Venus is a tiny point of light during daylight and it cannot be seen if the eye is not focussed at the furthest distance, i.e. infinity. In between looking at what is apparently a blank blue sky, briefly flick your gaze every few seconds to an object on the horizon or even onto a tree a hundred meters away. This pulls the eye lens into long distance focus. You could have been looking directly at the point where Venus was and not seen a thing, but having nudged your eyes into infinity focus, be totally surprised to see the bright Venus diamond suddenly become "as clear as daylight". You will wonder why you could not see it before and why others around you cannot see it.
Time of Day
The atmosphere is usually easiest to see through in the morning hours. City pollution and even dust in the countryside inevitably add a haze as the day wears on. This means that Venus should be in the morning sky, having risen well before the Sun, to improve your chances of seeing it in daylight. Note that having risen well before the Sun means that Venus will have been brightly visible in the night sky before dawn.
A Reference Point
Knowing where to look in the sky is the biggest hurdle in finding Venus during the day. Wouldn't it be great if there was someone with a huge pointer who could show you where to look?
Well, occasionally the Moon passes conveniently close to Venus to act as that pointer. By knowing when Venus rose before or after the Moon did, you can then look either in front of the Moon (to the west) or behind the Moon to find Venus. But how far in front or behind? Our sky rotates 360° overhead once every 24 hours which is to say 15° every hour. If Venus rose 1 hour before the Moon did, then it will be leading the Moon in the westward passage across the sky by 15°. So, how much is 15°?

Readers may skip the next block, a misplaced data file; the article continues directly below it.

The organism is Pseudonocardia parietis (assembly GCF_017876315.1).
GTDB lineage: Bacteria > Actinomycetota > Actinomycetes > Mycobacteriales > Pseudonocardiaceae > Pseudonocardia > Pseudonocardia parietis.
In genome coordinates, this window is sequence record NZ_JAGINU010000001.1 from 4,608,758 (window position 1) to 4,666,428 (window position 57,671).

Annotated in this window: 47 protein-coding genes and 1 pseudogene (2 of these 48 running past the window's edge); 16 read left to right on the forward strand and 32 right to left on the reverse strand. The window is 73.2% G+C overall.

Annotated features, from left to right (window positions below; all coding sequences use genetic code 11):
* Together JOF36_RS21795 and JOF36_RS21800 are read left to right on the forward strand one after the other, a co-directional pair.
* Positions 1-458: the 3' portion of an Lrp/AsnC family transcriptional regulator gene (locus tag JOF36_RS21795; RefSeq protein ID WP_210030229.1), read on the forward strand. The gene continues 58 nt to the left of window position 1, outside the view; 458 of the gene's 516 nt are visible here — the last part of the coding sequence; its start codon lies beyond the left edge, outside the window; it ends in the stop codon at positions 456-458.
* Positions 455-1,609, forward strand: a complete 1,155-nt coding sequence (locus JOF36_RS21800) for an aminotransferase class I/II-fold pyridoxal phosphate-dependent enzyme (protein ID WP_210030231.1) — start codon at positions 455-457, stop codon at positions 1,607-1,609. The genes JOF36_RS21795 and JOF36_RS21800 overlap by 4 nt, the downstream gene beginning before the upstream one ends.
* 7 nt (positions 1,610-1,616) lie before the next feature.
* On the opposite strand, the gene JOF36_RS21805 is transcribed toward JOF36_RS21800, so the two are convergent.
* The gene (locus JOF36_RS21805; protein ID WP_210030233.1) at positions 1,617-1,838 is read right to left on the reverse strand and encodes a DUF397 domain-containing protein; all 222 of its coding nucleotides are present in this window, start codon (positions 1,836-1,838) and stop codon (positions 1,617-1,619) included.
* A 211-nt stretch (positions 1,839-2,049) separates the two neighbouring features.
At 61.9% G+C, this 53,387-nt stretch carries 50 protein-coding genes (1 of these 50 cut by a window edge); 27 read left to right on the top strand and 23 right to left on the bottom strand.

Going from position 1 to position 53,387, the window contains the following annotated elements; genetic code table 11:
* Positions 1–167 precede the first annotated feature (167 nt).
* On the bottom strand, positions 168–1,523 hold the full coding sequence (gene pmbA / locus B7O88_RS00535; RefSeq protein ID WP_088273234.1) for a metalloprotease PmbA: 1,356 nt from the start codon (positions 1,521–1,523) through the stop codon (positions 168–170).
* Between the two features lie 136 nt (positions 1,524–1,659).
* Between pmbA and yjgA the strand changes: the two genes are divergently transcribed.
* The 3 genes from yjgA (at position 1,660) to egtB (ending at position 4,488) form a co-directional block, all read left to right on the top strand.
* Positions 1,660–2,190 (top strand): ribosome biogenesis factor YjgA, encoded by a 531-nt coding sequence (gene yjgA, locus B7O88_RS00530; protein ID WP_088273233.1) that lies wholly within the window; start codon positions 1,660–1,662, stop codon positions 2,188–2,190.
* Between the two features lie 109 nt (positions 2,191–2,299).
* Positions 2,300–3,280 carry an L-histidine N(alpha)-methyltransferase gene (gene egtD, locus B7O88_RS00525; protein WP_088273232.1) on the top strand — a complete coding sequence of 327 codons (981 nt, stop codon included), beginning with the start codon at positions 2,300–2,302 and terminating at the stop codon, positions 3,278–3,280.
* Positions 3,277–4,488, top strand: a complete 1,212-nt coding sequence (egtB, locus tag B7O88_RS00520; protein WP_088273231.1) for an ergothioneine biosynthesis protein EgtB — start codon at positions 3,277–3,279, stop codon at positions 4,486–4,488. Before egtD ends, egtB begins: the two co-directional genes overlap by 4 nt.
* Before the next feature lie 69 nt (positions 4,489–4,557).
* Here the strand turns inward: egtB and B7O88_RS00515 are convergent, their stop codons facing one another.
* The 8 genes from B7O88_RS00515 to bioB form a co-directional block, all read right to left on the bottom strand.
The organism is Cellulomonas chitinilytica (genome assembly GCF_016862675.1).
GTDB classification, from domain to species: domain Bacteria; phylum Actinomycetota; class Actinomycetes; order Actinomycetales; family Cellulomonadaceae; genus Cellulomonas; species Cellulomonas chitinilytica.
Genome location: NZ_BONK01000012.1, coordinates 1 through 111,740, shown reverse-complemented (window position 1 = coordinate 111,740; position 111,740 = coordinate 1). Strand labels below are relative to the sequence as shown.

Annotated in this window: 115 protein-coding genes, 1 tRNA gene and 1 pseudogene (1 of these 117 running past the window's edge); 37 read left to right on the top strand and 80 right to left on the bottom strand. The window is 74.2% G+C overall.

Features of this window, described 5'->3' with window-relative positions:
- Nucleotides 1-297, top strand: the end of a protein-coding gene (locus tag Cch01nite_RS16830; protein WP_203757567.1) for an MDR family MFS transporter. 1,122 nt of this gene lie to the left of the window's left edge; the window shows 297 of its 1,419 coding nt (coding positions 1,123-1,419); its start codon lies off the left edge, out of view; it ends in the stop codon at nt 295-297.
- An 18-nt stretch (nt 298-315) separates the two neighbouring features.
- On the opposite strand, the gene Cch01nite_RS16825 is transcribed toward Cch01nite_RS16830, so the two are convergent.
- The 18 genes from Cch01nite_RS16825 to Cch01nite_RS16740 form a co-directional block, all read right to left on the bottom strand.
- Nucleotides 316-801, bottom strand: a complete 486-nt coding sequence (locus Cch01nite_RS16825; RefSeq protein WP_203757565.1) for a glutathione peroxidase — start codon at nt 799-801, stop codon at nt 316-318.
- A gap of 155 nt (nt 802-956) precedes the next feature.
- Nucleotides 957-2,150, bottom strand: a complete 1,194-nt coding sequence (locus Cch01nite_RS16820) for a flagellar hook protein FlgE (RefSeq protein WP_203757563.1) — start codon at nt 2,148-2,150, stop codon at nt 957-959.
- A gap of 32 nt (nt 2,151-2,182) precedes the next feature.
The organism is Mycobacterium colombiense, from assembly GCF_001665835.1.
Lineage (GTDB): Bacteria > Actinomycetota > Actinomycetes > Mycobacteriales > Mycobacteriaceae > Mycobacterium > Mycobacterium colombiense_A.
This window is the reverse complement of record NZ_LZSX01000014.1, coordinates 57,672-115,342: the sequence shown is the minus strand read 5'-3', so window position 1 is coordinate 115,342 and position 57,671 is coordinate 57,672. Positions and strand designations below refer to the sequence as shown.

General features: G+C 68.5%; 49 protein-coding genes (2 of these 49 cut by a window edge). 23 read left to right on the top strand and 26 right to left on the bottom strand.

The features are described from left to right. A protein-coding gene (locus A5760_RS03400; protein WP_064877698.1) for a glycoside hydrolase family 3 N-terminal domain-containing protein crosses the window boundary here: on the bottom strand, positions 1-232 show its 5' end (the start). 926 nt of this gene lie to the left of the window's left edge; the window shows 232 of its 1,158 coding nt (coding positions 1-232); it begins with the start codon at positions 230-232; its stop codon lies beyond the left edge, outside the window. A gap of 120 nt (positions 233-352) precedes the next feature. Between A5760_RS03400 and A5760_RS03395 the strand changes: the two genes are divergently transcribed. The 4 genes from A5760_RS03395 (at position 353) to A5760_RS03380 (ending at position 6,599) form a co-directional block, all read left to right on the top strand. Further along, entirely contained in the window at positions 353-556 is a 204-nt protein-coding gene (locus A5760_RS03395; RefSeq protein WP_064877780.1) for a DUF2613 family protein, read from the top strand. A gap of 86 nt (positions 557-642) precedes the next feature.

On the outstretched hand, from thumb to the little finger tip covers about 20° while a fist covers about 10°. So, rising an hour before the Moon, Venus would be leading the Moon somewhere further than a fist distance away and less than an outstretched hand away. Remember that the Moon itself is only ½ a degree wide, so 15° is quite a distance away. The closer Venus is to the Moon, the easier it will be to spot.
Venus is not always trailing or leading the Moon along the same track, so even if the Moon rises shortly before Venus or Venus rises shortly before the Sun, Venus might be some way to the North or South of the Moon. It is only when the tracks of Venus and the Moon run with a few degrees of each other that the Moon can serve as a guide to Venus.
Not only does the Moon provide a pointer, but it also gives your eyes a distant object to focus on.
Binoculars make it easier to find Venus in daylight, BUT TAKE GREAT CARE not to inadvertently look into the Sun. You will suffer permanent and irreversible damage to your eyes! Remember that the amazing object of this exercise is to be able to see Venus in daylight with your own precious naked eyes!
If you do use binoculars to initially find Venus, the best way to prevent yourself accidentally looking into the Sun is to stand in the shade of a wall or building where it is IMPOSSIBLE to look directly at the Sun but from where Venus and the Moon are still visible.
First Photograph of the Naked Eye Venus on 13 August 2012 at 09h30
Taken by Neville Young from Pretoria with SONY DSC-H10, Speed 1/320 sec; Aperture 4.0; Focal Length 19.8 then edited using XnView to bring out contrast.
Venus is visible to the naked eye as a clear, sharp, sparkling diamond.